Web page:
Dr. Anuradha
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On Jan 2020

Important Notice

Original article / research
Year : 2011 | Month : June | Volume : 5 | Issue : 3 | Page : 456 - 458

The Clinical Profile and the Efficacy of Prazosin in Scorpion Sting Envenomation in Children of North Karnataka (India)

RAMESH POL, RAGHAVENDRA VANAKI, MANSWINI POL

Corresponding Author. Assistant Professor, Department of Pediatrics, S.N.Medical College, Bagalkot-587102, India. Department of Radiology, S.N.Medical College, Bagalkot-587102, India.

Correspondence Address :
Ramesh Pol, Assistant Professor,
Department of Pediatrics, S.N.Medical College,
Bagalkot-587102, Karnataka, India
E-mail: rameshpol1004@yahoo.co.in; Mobile-+91-9945308081

Abstract

Objective: This study was an evaluation of the pattern of presentation, the outcome and the efficacy of Prazosin in scorpion sting envenomation at a tertiary care hospital in Bagalkot, India.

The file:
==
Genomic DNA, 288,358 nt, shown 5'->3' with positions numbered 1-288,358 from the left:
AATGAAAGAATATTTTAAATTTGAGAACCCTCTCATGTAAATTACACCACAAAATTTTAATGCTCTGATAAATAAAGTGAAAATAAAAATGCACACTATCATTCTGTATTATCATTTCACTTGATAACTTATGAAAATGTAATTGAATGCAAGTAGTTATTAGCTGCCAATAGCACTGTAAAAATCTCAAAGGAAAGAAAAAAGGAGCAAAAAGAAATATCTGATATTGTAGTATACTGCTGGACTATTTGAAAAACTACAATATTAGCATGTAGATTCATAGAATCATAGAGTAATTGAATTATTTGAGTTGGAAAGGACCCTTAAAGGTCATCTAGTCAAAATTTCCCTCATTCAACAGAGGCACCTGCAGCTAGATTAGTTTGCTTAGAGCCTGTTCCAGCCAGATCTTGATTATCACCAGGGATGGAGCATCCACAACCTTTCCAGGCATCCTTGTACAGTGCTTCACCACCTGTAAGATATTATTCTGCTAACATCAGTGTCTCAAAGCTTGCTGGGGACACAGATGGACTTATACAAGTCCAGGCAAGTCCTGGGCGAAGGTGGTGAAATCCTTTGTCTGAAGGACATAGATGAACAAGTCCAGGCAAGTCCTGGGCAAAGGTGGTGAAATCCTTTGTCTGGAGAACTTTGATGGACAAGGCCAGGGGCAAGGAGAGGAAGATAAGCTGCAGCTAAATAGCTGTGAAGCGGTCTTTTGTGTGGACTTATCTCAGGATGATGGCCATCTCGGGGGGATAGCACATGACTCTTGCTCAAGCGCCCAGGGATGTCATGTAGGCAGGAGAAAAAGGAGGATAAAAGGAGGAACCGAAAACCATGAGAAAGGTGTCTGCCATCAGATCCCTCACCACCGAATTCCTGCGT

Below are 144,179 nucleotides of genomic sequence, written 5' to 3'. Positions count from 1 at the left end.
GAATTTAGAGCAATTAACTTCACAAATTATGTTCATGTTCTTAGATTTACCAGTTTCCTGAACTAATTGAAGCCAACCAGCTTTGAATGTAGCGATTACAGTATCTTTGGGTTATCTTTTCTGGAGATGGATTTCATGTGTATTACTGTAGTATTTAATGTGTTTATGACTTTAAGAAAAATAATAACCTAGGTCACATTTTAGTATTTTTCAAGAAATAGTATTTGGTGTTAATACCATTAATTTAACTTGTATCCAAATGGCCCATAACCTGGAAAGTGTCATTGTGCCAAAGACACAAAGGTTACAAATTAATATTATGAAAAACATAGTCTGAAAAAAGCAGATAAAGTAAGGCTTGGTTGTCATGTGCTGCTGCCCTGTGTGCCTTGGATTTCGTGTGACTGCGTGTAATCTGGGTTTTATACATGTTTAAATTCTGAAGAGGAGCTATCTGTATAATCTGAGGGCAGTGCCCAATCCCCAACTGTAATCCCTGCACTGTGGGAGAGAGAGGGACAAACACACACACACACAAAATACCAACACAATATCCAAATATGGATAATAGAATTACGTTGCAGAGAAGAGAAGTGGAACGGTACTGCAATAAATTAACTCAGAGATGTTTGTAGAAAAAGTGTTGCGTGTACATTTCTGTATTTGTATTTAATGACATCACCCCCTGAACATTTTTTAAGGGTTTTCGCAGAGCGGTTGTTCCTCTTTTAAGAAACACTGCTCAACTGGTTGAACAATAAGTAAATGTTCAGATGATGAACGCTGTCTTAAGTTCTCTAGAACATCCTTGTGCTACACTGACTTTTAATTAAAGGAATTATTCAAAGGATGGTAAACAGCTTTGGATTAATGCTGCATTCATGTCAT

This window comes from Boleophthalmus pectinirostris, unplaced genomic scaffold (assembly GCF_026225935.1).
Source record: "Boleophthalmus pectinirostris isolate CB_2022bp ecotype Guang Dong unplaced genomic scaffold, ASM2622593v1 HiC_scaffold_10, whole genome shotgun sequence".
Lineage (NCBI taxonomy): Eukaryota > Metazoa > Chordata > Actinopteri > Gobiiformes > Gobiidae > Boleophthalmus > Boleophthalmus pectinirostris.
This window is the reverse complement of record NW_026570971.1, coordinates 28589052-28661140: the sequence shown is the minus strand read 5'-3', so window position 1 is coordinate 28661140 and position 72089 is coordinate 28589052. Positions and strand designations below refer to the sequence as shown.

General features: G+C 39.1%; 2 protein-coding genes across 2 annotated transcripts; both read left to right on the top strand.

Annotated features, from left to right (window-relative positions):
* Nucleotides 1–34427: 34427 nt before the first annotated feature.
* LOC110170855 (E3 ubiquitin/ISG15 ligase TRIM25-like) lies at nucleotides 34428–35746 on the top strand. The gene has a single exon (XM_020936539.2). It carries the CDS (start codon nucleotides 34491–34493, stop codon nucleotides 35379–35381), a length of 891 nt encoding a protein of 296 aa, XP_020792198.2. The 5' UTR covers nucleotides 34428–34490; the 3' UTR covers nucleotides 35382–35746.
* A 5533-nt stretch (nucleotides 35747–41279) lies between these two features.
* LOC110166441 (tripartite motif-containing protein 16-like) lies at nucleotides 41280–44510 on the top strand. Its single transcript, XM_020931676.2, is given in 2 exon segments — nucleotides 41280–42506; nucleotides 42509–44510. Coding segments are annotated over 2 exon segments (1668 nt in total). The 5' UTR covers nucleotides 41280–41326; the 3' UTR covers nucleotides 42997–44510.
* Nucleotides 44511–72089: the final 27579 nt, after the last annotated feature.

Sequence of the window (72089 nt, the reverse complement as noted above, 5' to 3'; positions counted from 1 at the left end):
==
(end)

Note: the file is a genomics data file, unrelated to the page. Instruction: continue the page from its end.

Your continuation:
Methods: A total of 240 consecutive children were prospectively studied. The data included demographics, the time of presentation to the hospital, the clinical features, and the premedication which was given before the arrival of the subjects at the hospital, response to the oral Prazosin and the hospital outcome.

Results: Local pain, sweating and peripheral circulatory failure were the common clinical presentations. Complications like acutepulmonary oedema, myocarditis, shock and encephalopathy were also seen. These were treated with a combination of Prazosin with either inotropes or vasodilators. Mortality was seen in 18 (7.5%) children. The usage of antihistaminics and steroids in these children led to higher mortality. Oral Prazosin, a postsynaptic alpha –1 blocker, is a highly effective drug for scorpion sting envenomation.